You know you should benchmark your sales organization against best practices. But you’re too busy. After all, things are going just fine. Benchmarking is for manufacturing companies, right? When it comes to sales, benchmarking is really only necessary for big companies that have six-sigma black belts running around examining every nook and cranny of the business because they can afford the time and resources to do it.

So is benchmarking sales worth the effort? Absolutely. Benchmarking is a critical tool for assessing your current state, defining your strategy for future growth, and guiding your efforts for continuous improvement. Failure to benchmark your sales performance on a regular basis eventually leads to poor results and a more urgent need for assessing your “current state.” Why wait until there is a problem?

Best practice companies benchmark the sales force on a regular basis. This involves measuring sales time, costs, productivity and processes on a regular, on-going basis. The goal of benchmarking will differ depending on the current situation. Consider the following three scenarios:

Poor Performance: If you have experienced two or more quarters of poor performance and you’re not exactly sure why, benchmarking helps identify issues and root causes and direct efforts to course correct. The goal in this case is to directly address areas that are below benchmark. Examining your sales organization against external benchmarks and practices provides clarity and confidence in your efforts to improve.

Sales Transformation: Things may be fine, but the winds of change are blowing. Market shifts and competitor moves are rendering your current sales model out of date and obsolete. Your current sales results might be good but the future is at stake. Or, to take a more positive spin, your aggressive growth goals call for rapid expansion. You are pioneering new products, new markets and new channels. In either case, chances are very good that bigger companies in your space or companies from other industries have undergone the same or similar change. At this point you’re less interested in benchmarking to your peers. The goal now is to benchmark to your destination – compare your sales organization to companies that resemble the future of your business.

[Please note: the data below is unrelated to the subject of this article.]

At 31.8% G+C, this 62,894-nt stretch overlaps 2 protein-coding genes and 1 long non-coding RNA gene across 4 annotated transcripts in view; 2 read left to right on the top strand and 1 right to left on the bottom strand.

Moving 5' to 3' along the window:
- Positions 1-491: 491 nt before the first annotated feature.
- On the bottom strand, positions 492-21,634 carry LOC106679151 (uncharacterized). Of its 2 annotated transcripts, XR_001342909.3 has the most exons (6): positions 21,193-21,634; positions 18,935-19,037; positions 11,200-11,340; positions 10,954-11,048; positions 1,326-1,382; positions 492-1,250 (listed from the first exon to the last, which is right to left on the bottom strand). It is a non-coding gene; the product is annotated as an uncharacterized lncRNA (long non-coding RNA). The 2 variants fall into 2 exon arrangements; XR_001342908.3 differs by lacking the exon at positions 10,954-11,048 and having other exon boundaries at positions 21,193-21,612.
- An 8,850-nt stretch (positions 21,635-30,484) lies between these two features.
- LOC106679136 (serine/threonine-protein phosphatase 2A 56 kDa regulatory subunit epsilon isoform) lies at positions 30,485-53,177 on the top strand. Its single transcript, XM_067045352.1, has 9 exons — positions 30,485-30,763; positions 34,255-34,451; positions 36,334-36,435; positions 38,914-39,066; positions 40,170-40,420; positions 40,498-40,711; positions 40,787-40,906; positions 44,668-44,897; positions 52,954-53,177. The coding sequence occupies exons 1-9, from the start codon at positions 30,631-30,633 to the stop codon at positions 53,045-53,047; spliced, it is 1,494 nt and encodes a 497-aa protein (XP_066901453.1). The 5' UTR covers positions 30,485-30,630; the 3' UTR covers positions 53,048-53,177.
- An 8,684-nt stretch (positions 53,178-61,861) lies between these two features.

Market Leader: Being the market leader is great. It’s also scary. You should be constantly paranoid of losing your position. You care far less about how other companies stack up against you, but you can’t rest on your laurels. Innovation and continuous improvement is the name of the game. The goal of benchmarking is to stay ahead. Your focus will be primarily on internal best practices – which business unit, region, or geography is leading the pack and why? Internal benchmarking combined with periodic external benchmarking ensures that you are constantly searching for new ideas to improve performance.

Sales benchmark diagramWhatever the season your business is in, benchmarking provides tremendous value. Benchmarking sales time, costs and performance should be a high priority for your sales planning and enablement function. External benchmarking should be done once a year as part of your annual sales planning process so it can help inform decisions regarding go-to-market strategy, sales channels, sales roles, talent management, territories, quotas and compensation. Gathering and carefully interpreting benchmark data will lead to better decision making in these and other areas.

Don’t have time to benchmark? Get help! Learn how the Alexander Group assists companies to benchmark their sales organizations.

Original author: Paul Vinogradov

Categories:

Insight type: Article

Industry: Cross-Industry

Role: C-Suite, Sales and Marketing Leadership

Topic: Benchmarking, Sales Analytiсs